Supporters of Damore claim his First Amendment right to free speech was violated when he was fired. In reality, his First Amendment right was not infringed upon because he publicly shared the memo with the entirety of Google in a Google discussion board. Had Damore posted this memo on a platform unrelated to Google, maybe this argument would hold. However, he made the choice to force the document upon his coworkers by posting it in a work related space where they would have to see it. This action clearly violated Google’s Code of Conduct.
Google’s decision to fire Damore was perfectly valid, as his memo violated their Code of Conduct, which reads, “We are committed to a supportive work environment, where employees have the opportunity to reach their fullest potential. Googlers are expected to do their utmost to create a workplace culture that is free of harassment, intimidation, bias, and unlawful discrimination.” The public memo clearly violated a Google policy.
If Damore had concerns about the nature of diversity initiatives, the Code of Conduct states he should have spoken to someone in the company directly, but he instead chose to circulate these concerns amongst the entire Google workforce. “If you have a question or concern … You can contact your manager, your Human Resources representative, or Ethics & Compliance … if you believe a violation of law has occurred, you can always raise that through the Ethics & Compliance helpline or with a government agency.”
Damore’s public memo may have created a hostile work environment at Google, where diversity is already a problem. According to their diversity page, women in Google’s technological jobs make up a mere 20% of the workforce, and only 25% of Google’s leaders are women. Had Google not fired Damore, the Silicon Valley tech company would have left themselves liable to employee lawsuits.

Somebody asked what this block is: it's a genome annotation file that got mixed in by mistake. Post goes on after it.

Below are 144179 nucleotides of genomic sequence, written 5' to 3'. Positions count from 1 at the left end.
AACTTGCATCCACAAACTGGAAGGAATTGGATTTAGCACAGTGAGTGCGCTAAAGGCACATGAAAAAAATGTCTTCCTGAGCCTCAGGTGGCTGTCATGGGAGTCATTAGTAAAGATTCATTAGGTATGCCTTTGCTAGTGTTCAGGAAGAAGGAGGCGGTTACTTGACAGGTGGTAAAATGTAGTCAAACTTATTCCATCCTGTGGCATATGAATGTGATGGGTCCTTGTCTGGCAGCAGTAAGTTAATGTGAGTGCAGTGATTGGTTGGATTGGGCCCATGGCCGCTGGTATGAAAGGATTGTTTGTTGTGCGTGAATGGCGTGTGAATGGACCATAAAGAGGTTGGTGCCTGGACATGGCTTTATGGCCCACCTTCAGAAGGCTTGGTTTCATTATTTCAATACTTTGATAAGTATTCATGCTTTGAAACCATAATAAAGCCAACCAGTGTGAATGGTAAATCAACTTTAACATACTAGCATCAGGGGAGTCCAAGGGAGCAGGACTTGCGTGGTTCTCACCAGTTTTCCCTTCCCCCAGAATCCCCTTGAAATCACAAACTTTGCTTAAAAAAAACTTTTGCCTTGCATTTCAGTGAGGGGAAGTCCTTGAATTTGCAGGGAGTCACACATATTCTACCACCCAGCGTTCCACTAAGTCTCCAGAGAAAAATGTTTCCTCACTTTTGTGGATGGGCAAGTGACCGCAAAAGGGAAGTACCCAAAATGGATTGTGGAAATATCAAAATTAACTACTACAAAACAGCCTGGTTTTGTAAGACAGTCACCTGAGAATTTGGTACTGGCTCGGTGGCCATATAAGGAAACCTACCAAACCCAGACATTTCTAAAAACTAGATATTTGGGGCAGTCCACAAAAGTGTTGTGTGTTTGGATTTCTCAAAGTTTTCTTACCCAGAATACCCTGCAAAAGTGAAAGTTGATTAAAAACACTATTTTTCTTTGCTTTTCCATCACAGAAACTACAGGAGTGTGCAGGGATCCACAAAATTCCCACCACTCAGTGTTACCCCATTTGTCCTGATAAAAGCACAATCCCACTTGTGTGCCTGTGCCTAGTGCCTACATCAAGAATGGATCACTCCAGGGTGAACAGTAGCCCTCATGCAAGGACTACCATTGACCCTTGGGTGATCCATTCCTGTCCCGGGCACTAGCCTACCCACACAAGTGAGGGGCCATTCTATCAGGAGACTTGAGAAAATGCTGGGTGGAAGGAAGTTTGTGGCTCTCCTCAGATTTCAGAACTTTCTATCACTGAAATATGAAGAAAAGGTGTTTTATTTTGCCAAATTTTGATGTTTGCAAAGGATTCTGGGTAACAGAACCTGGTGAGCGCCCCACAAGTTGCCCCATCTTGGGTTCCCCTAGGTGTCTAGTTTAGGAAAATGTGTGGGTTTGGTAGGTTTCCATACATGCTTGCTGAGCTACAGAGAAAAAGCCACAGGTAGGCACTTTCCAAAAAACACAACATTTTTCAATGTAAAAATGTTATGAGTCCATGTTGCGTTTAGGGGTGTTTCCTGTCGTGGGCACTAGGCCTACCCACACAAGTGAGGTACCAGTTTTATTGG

California law states it is illegal “for an employer, labor organization, employment agency, apprenticeship training program, or any training program leading to employment, to fail to take all reasonable steps necessary to prevent discrimination and harassment from occurring.”
Damore’s manifesto was not opening up “an honest conversation,” but was rather creating a platform where women’s employment could be criticized and rejected. Firing Damore was not only legally required by California state law, but was also an enforcement of a violation of Google’s ethics policy.
While supporters would like to believe that Damore was censored by his employer, Damore did not merely make a statement to a coworker or two. He made the choice to write a ten page manifesto and post it publicly in a forum meant for Google employees. Damore’s choice to post the memo changed his views from his own opinion to a workplace sexual harassment issue. Damore made his views Google’s business and Google’s problem, and it was in Google’s best interest to fire him.